How do the Principles of Effective Treatment Apply to Behavioral Addictions?

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Treatment for behavioral addiction is very similar to treatment for drug addiction. It is important to find a treatment that is effective to avoid relapse in either case. According to the National Institute on Drug Abuse, scientists developed a guideline for effective treatment in the 1970s after studying addiction. These principles were developed to give treatment programs guidelines to follow when treating addiction disorders. Each of these principles can be applied to behavioral addictions as well as drug addictions.

Addiction is a Treatable Disease

People are dependent on their behavioral addiction just like drug addicts are dependent on the drugs. Behavioral addictions are a mental disease much like drug addiction can be both a physical and mental disease. Both of them are treatable.

Not Every Treatment Fits Every Person

Just as addictions vary greatly, people vary greatly. No single treatment is going to work for every person. There is no cookie cutter treatment template that will work for every person or every behavior addiction.

Treatment needs to Address the Entire Patient not Just the Addiction

There is a reason why people develop behavioral addictions. Those reasons need to be discovered and treated before the addiction is addressed. If the patient has other medical or mental disorders, they need to be treated along with the addiction or relapse will generally occur.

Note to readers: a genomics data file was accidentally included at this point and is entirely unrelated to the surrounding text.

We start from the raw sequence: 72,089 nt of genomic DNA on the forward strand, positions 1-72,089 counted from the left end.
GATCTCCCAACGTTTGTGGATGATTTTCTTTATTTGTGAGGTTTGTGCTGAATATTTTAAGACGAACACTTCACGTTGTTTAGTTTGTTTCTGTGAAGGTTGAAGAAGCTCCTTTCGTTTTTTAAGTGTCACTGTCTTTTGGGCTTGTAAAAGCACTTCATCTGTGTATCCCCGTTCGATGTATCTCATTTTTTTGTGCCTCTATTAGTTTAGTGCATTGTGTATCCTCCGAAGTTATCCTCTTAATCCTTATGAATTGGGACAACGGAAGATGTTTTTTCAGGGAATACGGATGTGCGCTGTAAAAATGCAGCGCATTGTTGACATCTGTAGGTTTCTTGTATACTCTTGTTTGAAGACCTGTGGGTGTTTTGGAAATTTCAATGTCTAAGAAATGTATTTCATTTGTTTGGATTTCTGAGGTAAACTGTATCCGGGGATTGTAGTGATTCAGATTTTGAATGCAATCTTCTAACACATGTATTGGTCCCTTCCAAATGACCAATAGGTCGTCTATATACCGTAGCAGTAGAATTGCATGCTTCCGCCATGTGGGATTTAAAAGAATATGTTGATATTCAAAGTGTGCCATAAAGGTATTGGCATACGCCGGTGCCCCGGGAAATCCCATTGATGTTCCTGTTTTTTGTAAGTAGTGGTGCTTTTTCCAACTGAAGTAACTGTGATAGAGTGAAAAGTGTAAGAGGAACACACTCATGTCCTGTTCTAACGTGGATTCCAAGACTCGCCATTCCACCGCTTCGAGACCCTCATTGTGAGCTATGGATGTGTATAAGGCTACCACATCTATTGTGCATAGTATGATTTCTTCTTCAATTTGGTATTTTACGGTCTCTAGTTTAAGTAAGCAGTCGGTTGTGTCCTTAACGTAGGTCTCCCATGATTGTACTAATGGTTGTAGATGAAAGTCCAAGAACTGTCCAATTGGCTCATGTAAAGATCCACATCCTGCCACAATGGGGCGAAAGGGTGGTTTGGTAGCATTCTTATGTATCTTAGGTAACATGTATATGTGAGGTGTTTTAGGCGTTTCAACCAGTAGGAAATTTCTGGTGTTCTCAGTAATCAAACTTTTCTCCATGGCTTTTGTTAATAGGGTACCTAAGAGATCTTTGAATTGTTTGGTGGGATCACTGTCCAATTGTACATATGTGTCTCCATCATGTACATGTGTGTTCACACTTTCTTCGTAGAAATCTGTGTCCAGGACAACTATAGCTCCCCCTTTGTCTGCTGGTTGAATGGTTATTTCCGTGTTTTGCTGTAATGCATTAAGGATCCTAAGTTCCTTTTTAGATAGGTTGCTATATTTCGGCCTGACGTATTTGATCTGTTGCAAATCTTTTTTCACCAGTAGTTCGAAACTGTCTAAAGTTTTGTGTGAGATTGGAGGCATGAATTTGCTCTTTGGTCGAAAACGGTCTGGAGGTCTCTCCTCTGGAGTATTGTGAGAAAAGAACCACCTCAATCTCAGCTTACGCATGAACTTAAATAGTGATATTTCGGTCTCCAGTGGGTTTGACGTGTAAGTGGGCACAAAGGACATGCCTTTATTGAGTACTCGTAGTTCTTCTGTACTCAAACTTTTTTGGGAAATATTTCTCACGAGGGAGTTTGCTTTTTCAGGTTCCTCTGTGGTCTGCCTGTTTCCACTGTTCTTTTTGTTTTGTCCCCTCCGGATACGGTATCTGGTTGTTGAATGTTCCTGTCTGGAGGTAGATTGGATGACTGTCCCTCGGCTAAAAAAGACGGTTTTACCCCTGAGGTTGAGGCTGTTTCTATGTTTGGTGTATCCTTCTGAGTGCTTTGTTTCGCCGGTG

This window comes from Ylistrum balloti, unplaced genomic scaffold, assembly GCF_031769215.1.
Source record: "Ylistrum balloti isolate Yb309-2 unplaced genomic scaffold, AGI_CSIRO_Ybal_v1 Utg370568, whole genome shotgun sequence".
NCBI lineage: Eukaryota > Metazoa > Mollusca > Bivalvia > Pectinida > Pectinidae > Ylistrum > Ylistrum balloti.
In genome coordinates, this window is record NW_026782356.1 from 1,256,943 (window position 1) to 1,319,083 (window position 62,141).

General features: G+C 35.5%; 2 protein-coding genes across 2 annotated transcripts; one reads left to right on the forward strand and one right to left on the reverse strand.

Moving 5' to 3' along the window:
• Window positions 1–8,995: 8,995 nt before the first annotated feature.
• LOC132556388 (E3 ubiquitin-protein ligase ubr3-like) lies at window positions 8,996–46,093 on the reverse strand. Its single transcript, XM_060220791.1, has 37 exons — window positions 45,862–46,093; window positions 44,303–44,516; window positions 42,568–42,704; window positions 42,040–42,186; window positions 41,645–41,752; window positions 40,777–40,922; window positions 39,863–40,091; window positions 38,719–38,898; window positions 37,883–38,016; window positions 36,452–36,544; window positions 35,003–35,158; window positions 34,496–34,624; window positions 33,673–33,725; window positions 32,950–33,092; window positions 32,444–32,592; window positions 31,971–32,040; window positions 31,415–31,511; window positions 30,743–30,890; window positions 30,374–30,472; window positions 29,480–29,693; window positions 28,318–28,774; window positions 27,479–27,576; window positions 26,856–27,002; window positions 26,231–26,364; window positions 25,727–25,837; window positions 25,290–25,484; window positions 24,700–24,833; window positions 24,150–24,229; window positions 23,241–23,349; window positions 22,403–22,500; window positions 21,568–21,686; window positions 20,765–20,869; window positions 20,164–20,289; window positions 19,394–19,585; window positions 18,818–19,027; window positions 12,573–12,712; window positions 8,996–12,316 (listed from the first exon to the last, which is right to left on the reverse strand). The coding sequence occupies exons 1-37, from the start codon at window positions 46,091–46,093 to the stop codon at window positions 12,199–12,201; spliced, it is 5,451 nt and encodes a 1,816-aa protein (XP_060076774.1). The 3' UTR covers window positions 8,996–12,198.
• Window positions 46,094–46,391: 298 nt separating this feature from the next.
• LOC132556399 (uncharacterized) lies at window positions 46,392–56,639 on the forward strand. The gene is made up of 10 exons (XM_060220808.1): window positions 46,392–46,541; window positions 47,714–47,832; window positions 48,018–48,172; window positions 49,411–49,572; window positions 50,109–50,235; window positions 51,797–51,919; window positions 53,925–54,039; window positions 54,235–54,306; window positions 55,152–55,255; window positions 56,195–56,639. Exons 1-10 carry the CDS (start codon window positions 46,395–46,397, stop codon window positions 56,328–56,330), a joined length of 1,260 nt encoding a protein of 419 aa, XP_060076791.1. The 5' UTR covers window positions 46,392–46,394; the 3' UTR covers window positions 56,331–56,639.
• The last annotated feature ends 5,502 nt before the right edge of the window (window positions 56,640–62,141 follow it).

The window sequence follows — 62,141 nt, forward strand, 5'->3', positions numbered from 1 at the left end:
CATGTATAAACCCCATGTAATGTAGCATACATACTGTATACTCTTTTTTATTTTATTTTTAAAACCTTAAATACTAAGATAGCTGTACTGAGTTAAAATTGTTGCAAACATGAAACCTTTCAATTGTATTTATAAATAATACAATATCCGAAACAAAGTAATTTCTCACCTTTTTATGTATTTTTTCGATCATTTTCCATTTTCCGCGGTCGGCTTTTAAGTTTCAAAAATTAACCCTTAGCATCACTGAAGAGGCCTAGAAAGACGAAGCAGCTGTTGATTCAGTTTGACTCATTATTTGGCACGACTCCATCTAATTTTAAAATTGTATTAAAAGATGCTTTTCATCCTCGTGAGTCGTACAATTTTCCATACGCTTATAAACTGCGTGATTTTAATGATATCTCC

Treatment Should be Complete before the Patient Leaves the Program

There is no time limit on treatment. The patient needs to stay in treatment for as long as they are still addicted to the behavior. If they leave treatment too early, they risk relapse.

Treatment needs to be Accessible when a Patient is Ready for it

When a patient volunteers for treatment the treatment needs to be available. Fast access to treatment allows patients to start before they change their mind and continue with their behavior.

Counseling is an Effective Treatment

Counseling works for behavioral addiction as well as drug addiction. Although drug addiction is more likely to have a medical component as well as a behavioral one, they both contain behavioral elements.

Medications Can Help Treat Addiction

Medications for depression, anxiety, and other mental illnesses are often used to treat behavioral addiction. This goes for drug addiction as well as behavioral addictions. It is not unusual for mood disorders and addiction to go hand in hand.

Treatment Needs to Keep up with the Patient’s Needs

When a treatment for either drug or behavioral addiction is not working, it needs to be modified to help the addict. The treatment plan should change to meet the patient’s treatment needs. If it does not treatment will not work.

Involuntary Treatment is an Option

Coercion and other forms of involuntary commitment work as well on behavioral addictions as they do drug addictions. Even if treatment is involuntary it has the same chances of working as voluntary treatment.

Behavior should be Monitored

Just like drug use should be monitored the negative behaviors need to be monitored. Although this is more difficult with behavioral addiction than it is with drug addiction, the principle still applies.

Patients need to be Treated for and Educated About High Risk Behaviors

Although drug addiction has a different set of high risk behaviors, behavioral addiction still involves risk taking that can result in medical issues. Being aware of how the addictive behavior can result in a medical illness or treating a current illness can help to prevent both the behavior and a reoccurrence of the illness.